Depending on the state, many dentists are able to write a prescription for smoking cessation products. As we know, many come in for a dental visit but seem hesitant to make a special appointment with a medical doctor “just to talk about smoking.” I have given a handful of patients my personal cell number and have made the offer to all to call me at the office anytime if they have questions about any of the products or just need a recommendation of what to do next. I have been surprised over the years how many have actually called or eventually come in and have been able to quit—they just needed to know there was support out there. I encourage you to check in periodically with patients who are trying to quit, not just when they show up in 6 months.

The new battle on the market may be vaping and its widespread acceptance, but don’t forget that because its addictive properties arise from nicotine, the cessation methods are the same. The quote from Ms. Warshaw I found amusing and inspired thought was “There is no such thing as ‘a little’ smoker or vaper like there is no such thing as a little pregnant—you either are or you’re not.”

Sharing oral effects with patients

We see an array of oral conditions including xerostomia and stomatitis related to the inhalation of the vaporized liquids. When I find these signs and symptoms, I inform the patient and will often use my intraoral camera. It puts it in a different perspective for many individuals. You can explain to the patient you are seeing evidence of a burn from the vaporized liquid or stomatitis, and it doesn’t hit home until the patient can see what the impact on their own body is. For those who think vaping is harmless, being able to see what the effects are in reality may change their perspective of vaping as a social pastime.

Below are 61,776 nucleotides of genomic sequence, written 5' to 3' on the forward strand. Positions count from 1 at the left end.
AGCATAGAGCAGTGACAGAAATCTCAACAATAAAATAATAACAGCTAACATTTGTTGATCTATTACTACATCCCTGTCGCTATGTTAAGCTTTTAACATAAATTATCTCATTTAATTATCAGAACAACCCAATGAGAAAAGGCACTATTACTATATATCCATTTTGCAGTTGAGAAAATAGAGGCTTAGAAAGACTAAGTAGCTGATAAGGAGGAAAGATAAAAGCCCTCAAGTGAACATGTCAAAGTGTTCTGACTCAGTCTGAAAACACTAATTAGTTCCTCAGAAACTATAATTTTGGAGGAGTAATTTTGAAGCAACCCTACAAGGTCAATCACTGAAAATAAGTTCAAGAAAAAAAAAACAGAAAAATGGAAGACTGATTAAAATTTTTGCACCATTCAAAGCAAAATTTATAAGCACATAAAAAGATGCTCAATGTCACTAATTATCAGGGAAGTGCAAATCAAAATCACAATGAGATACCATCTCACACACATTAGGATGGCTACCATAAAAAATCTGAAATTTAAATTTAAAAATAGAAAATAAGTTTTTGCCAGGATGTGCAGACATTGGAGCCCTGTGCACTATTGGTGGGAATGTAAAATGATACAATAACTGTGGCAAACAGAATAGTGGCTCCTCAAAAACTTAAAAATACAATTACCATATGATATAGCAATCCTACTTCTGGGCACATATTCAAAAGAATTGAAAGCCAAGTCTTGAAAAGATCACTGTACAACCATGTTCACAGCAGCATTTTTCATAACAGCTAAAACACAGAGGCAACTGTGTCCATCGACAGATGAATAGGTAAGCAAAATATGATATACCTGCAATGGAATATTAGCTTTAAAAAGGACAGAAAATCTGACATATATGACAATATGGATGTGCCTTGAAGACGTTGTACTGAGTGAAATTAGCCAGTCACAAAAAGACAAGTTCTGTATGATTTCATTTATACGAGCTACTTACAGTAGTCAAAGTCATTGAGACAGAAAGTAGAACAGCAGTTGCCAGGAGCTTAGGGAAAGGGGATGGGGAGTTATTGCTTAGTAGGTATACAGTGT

Helpful products you should know

For others who are not ready or able to give up the vaping or e-cigarette habit, offer products to treat the side effects. We have all learned one of the side effects of any nicotine product can be xerostomia, especially is the individual has other risk factors or is on medications. In my personal experience the key is to make it a simple change in home routines to start. One of my go-to products for any patient suffering with dry mouth, no matter the cause, is Colgate’s PreviDent Dry Mouth toothpaste (1.1% neutral sodium fluoride, SLS free), which is prescription or can be carried in the office. I have had patients experience great success with this product. Treating dry mouth is especially important since xerostomia increases the risk of caries. Switching a regular toothpaste to PreviDent is a simple change.

Another great product I discovered at ADHA this year was the Oral Essentials mouth rinse line; it utilizes the essential oils and comes in a variety of formulations including sensitivity and dry mouth and includes xylitol. I have had a handful of patients, both smokers and nonsmokers alike, try the Oral Essentials line and found it soothing to the tissues. Both products are simple changes that may help treat the side effects of vaping for those patients who haven’t reached the desire or ability to give up vaping.


With any patient, look at the whole picture and get to know your patients and their desires when it comes to vaping use. Taking the time to have the conversation about the potential effects of vaping and e-cigarette use on the whole body may be the enlightenment for that one person to make a change and give up a habit that may or may not have effects one day down the road. With a little care and understanding we are able to motivate and educate even the younger of society on the health impacts and cessation options on the ever growing vaping trend.

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Jamie Collins, RDH, CDA, resides in Idaho with her husband, Cory, and their four children. She currently works as a full-time hygienist as well as an educator at the College of Western Idaho. In addition, she acts as a content expert and contributor in multiple upcoming textbooks. She can be contacted at